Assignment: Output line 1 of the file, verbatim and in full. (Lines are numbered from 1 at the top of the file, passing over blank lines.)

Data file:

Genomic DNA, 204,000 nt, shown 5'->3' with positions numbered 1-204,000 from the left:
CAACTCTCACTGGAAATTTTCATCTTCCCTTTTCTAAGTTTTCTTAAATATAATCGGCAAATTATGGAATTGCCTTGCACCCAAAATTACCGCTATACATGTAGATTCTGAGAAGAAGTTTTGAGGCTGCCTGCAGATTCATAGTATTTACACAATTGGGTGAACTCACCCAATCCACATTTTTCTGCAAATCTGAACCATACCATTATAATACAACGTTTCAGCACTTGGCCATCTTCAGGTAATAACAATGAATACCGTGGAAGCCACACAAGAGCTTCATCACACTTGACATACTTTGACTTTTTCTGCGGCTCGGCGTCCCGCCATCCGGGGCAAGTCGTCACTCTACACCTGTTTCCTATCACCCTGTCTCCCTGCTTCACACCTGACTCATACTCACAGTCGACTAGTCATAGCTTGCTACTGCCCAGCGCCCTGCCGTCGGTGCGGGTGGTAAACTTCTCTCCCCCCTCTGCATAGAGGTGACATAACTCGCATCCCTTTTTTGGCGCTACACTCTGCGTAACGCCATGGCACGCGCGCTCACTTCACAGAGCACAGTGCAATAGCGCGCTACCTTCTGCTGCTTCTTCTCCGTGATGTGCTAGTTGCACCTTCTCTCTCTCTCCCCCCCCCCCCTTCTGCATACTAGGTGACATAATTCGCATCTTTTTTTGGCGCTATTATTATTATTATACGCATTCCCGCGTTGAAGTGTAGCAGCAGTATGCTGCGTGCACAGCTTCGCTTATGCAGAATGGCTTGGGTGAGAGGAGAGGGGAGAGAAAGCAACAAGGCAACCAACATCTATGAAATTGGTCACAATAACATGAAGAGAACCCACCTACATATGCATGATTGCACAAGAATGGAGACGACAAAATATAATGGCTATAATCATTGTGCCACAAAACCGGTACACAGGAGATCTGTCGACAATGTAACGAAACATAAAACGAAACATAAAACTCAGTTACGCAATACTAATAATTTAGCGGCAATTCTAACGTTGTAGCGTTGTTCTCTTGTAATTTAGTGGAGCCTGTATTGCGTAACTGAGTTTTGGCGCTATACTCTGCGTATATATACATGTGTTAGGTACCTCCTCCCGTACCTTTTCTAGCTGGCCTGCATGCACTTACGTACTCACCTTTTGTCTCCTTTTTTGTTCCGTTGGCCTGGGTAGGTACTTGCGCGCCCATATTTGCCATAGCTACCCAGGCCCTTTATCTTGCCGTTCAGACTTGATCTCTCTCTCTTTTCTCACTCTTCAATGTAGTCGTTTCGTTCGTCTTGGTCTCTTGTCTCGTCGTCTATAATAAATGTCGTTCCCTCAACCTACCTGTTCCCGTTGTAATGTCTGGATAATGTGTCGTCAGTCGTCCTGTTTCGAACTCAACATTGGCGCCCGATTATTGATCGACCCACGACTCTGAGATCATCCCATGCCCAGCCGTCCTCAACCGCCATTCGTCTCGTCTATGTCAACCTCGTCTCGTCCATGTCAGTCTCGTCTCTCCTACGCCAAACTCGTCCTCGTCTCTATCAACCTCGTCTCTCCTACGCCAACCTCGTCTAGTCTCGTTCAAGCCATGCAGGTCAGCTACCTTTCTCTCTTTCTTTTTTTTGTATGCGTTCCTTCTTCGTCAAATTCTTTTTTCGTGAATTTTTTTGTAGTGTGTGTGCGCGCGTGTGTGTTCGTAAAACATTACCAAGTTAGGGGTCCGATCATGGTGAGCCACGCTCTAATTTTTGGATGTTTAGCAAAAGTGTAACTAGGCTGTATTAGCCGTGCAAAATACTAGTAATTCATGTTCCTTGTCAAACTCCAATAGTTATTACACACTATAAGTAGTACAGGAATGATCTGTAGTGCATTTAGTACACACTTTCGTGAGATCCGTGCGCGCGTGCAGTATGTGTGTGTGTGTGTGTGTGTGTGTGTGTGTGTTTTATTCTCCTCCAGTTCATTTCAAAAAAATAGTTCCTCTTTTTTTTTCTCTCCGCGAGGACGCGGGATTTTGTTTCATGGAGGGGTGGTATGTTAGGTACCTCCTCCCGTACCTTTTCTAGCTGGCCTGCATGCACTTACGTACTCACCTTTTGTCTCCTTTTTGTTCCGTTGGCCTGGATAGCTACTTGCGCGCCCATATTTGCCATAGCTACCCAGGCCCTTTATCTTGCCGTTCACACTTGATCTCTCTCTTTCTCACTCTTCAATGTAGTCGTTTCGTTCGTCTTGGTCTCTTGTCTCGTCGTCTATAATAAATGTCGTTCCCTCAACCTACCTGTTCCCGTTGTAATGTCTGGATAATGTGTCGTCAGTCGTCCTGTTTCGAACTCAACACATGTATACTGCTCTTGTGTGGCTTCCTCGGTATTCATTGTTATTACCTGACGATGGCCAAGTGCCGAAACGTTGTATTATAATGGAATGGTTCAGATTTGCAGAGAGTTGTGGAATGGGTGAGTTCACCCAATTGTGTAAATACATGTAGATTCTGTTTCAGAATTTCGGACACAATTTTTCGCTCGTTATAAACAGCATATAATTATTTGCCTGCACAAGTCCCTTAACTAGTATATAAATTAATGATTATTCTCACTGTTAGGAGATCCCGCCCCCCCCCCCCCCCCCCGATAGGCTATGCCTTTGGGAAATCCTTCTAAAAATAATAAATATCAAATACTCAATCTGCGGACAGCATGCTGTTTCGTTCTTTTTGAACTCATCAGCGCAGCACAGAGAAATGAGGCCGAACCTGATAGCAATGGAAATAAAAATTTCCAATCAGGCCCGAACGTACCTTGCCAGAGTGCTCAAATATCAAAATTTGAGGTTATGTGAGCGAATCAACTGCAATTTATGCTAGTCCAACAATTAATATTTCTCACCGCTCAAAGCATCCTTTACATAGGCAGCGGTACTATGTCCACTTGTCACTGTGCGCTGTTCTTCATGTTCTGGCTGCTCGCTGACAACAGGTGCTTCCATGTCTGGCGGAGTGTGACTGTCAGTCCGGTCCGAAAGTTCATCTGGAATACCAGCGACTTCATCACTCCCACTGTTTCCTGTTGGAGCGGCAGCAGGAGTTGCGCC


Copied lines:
Genomic DNA, 204,000 nt, shown 5'->3' with positions numbered 1-204,000 from the left: